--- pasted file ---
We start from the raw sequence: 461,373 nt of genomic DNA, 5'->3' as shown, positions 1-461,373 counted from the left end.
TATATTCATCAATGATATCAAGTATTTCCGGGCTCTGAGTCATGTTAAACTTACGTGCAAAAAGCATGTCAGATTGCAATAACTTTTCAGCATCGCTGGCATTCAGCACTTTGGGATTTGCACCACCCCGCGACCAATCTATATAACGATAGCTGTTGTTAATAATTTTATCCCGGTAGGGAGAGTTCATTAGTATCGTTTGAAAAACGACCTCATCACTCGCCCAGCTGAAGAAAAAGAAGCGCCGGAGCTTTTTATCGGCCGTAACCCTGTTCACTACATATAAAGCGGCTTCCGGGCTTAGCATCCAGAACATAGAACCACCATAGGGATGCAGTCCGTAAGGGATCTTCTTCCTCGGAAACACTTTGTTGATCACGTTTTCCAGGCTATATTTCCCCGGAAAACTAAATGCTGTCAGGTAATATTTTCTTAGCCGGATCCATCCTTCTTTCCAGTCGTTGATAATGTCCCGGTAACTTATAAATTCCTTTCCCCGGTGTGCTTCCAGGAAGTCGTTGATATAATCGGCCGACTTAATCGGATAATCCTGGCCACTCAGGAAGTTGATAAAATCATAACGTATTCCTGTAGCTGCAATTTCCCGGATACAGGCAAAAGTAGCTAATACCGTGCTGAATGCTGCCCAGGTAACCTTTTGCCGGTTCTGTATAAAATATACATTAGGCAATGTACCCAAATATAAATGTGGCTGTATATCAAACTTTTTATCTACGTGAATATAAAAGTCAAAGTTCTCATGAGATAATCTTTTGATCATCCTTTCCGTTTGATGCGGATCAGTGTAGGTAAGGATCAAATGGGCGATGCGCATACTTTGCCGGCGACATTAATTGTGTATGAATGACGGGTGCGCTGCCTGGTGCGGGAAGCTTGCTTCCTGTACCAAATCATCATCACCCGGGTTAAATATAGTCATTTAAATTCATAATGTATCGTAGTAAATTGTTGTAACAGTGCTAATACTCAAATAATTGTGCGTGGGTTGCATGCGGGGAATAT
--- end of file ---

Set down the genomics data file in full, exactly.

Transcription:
We start from the raw sequence: 461,373 nt of genomic DNA, 5'->3' as shown, positions 1-461,373 counted from the left end.
TATATTCATCAATGATATCAAGTATTTCCGGGCTCTGAGTCATGTTAAACTTACGTGCAAAAAGCATGTCAGATTGCAATAACTTTTCAGCATCGCTGGCATTCAGCACTTTGGGATTTGCACCACCCCGCGACCAATCTATATAACGATAGCTGTTGTTAATAATTTTATCCCGGTAGGGAGAGTTCATTAGTATCGTTTGAAAAACGACCTCATCACTCGCCCAGCTGAAGAAAAAGAAGCGCCGGAGCTTTTTATCGGCCGTAACCCTGTTCACTACATATAAAGCGGCTTCCGGGCTTAGCATCCAGAACATAGAACCACCATAGGGATGCAGTCCGTAAGGGATCTTCTTCCTCGGAAACACTTTGTTGATCACGTTTTCCAGGCTATATTTCCCCGGAAAACTAAATGCTGTCAGGTAATATTTTCTTAGCCGGATCCATCCTTCTTTCCAGTCGTTGATAATGTCCCGGTAACTTATAAATTCCTTTCCCCGGTGTGCTTCCAGGAAGTCGTTGATATAATCGGCCGACTTAATCGGATAATCCTGGCCACTCAGGAAGTTGATAAAATCATAACGTATTCCTGTAGCTGCAATTTCCCGGATACAGGCAAAAGTAGCTAATACCGTGCTGAATGCTGCCCAGGTAACCTTTTGCCGGTTCTGTATAAAATATACATTAGGCAATGTACCCAAATATAAATGTGGCTGTATATCAAACTTTTTATCTACGTGAATATAAAAGTCAAAGTTCTCATGAGATAATCTTTTGATCATCCTTTCCGTTTGATGCGGATCAGTGTAGGTAAGGATCAAATGGGCGATGCGCATACTTTGCCGGCGACATTAATTGTGTATGAATGACGGGTGCGCTGCCTGGTGCGGGAAGCTTGCTTCCTGTACCAAATCATCATCACCCGGGTTAAATATAGTCATTTAAATTCATAATGTATCGTAGTAAATTGTTGTAACAGTGCTAATACTCAAATAATTGTGCGTGGGTTGCATGCGGGGAATAT